Anonymus, in its Latin spelling, generally with a specific city designation, is traditionally used by scholars in the humanities to refer to an ancient writer whose name is not known, or to a manuscript of their work. Very many such writers have left valuable historical or literary records: an incomplete list of such Anonymi is at Anonymus.

In the history of art, many painting workshops can be identified by their characteristic style and discussed and the workshop's output set in chronological order. Sometimes archival research later identifies the name, as when the "Master of Flémalle"—defined by three paintings in the Städelsches Kunstinstitut in Frankfurt— was identified as Robert Campin. The 20th-century art historian Bernard Berenson methodically identified numerous early Renaissance Florentine and Sienese workshops under such sobriquets as "Amico di Sandro" for an anonymous painter in the immediate circle of Sandro Botticelli.

In legal cases, a popularly accepted name to use when it is determined that an individual needs to maintain anonymity is "John Doe". This name is often modified to "Jane Doe" when the anonymity-seeker is female. The same names are also commonly used when the identification of a dead person is not known. The semi-acronym Unsub is used as law enforcement slang for "Unknown Subject of an Investigation".

The military often feels a need to honor the remains of soldiers for whom identification is impossible. In many countries, such a memorial is named the Tomb of the Unknown Soldier.

Anonymity and the press

Most modern newspapers and magazines attribute their articles to individual editors, or to news agencies. An exception is the British weekly The Economist, which may be the world's only un-bylined paper. All British newspapers run their leaders (i.e. editorials) anonymously.

Anonymity on the Internet

Most commentary on the Internet is essentially done anonymously, using unidentifiable pseudonyms. While these names can take on an identity of their own, they are frequently separated from and anonymous from the actual author, creating more freedom of expression, and less accountability. The online encyclopedia Wikipedia is collaboratively written mostly by authors using either an unidentifiable pseudonym or an IP identifier, although a few have used an identified pseudonym or their real name. However the IP number allows identification and thus the anonymity on the internet is rather an illusion - unless you use anonymizing services such as I2P - which is for free and in fact grants more security than centralized anonymizing services where a central point exists that could disclose your identity.

Anonymity and politics

The history of anonymous expression in political dissent is both long and with important effect is human history, as in the Letters of Junius or Voltaire's Candide, or scurrilous as in pasquinades. In the tradition of anonymous British political criticism, the Federalist Papers were anonymously authored. Without the public discourse on the controversial contents of the U.S. Constitution, ratification would likely have taken much longer as individuals worked through the issues. The United States Declaration of Independence, however, was not anonymous. If it had been unsigned, it might well have been less effective. John Perry Barlow, Joichi Ito, and other US bloggers express a very strong support for anonymous editing as one of the basic requirements of open politics as conducted on the Internet. Saipansucks.com is an example of an anonymously written website that socially and politically criticizes the United States' Commonwealth of the Northern Mariana Islands, and UticaSux.com politically criticizes the local government of Utica, New York, in the United States.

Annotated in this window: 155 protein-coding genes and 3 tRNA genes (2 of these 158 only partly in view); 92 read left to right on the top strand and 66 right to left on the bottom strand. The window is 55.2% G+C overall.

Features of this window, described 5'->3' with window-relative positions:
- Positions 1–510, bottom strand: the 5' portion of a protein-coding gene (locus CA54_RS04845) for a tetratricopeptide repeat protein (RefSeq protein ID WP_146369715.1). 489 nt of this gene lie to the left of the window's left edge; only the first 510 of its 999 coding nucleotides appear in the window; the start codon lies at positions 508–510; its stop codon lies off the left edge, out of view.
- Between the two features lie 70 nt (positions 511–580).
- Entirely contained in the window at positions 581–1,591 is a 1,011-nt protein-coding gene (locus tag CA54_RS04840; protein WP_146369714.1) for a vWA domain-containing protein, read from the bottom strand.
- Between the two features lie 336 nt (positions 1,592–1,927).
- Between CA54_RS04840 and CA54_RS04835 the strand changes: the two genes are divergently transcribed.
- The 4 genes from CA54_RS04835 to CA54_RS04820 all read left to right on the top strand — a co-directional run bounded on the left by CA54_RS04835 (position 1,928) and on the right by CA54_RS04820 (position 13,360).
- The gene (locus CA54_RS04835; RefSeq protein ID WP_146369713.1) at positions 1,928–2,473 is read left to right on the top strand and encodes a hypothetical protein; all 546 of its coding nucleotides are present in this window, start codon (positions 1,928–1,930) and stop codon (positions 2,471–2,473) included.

Obscurantism or pseudonymity

Anonymity is directly related to the concept of obscurantism or pseudonymity, where an artist or group attempts to remain anonymous, for various reasons, not limited to: adding an element of mystique to themselves and/or their work, attempting to avoid what is know as the "cult of personality" or hero worship, where the charisma, good looks, wealth and/or other unrelated or mildly related aspects of the person(s) is the main reason for interest in their work, rather than the work itself; also the ability to break into a field or area of interest normally dominated by males, such as James Tiptree, Jr, the famous science fiction author who was actually a woman named Alice Bradley Sheldon, as seems to also be the case with JT LeRoy. The reasons for choosing this approach vary. Some, such as Thomas Pynchon, and J. D. Salinger who seem to want to avoid the "limelight" of popularity or simply want to live private lives. Some others include The Residents, and until 2004, musician Jandek.

See also

References

Search another word or see anonymityon Dictionary | Thesaurus |Spanish
Copyright © 2014 Dictionary.com, LLC. All rights reserved.
  • Please Login or Sign Up to use the Recent Searches feature
FAVORITES
RECENT

;